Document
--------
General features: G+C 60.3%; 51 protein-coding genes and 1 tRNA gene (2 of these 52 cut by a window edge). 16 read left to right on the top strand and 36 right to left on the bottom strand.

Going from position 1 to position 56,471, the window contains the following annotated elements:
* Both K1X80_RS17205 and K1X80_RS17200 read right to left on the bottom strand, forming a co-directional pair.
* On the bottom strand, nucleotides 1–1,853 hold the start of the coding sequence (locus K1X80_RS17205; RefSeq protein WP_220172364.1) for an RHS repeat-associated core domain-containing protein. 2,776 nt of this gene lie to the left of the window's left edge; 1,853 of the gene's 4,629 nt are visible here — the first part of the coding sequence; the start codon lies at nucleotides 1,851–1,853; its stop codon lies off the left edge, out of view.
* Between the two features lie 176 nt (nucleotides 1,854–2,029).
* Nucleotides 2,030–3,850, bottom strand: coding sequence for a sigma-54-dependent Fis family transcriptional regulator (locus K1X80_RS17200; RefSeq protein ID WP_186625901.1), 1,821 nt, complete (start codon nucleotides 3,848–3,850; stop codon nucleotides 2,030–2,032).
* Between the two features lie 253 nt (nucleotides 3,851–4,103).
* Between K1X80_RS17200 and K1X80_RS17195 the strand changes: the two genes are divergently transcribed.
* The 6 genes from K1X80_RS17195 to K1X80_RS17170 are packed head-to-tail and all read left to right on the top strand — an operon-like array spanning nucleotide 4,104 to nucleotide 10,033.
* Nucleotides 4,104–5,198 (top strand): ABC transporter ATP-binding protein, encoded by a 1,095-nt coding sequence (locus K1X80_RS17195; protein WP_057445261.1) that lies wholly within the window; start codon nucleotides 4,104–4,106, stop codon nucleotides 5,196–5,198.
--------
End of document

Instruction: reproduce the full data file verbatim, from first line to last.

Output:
General features: G+C 60.3%; 51 protein-coding genes and 1 tRNA gene (2 of these 52 cut by a window edge). 16 read left to right on the top strand and 36 right to left on the bottom strand.

Going from position 1 to position 56,471, the window contains the following annotated elements:
* Both K1X80_RS17205 and K1X80_RS17200 read right to left on the bottom strand, forming a co-directional pair.
* On the bottom strand, nucleotides 1–1,853 hold the start of the coding sequence (locus K1X80_RS17205; RefSeq protein WP_220172364.1) for an RHS repeat-associated core domain-containing protein. 2,776 nt of this gene lie to the left of the window's left edge; 1,853 of the gene's 4,629 nt are visible here — the first part of the coding sequence; the start codon lies at nucleotides 1,851–1,853; its stop codon lies off the left edge, out of view.
* Between the two features lie 176 nt (nucleotides 1,854–2,029).
* Nucleotides 2,030–3,850, bottom strand: coding sequence for a sigma-54-dependent Fis family transcriptional regulator (locus K1X80_RS17200; RefSeq protein ID WP_186625901.1), 1,821 nt, complete (start codon nucleotides 3,848–3,850; stop codon nucleotides 2,030–2,032).
* Between the two features lie 253 nt (nucleotides 3,851–4,103).
* Between K1X80_RS17200 and K1X80_RS17195 the strand changes: the two genes are divergently transcribed.
* The 6 genes from K1X80_RS17195 to K1X80_RS17170 are packed head-to-tail and all read left to right on the top strand — an operon-like array spanning nucleotide 4,104 to nucleotide 10,033.
* Nucleotides 4,104–5,198 (top strand): ABC transporter ATP-binding protein, encoded by a 1,095-nt coding sequence (locus K1X80_RS17195; protein WP_057445261.1) that lies wholly within the window; start codon nucleotides 4,104–4,106, stop codon nucleotides 5,196–5,198.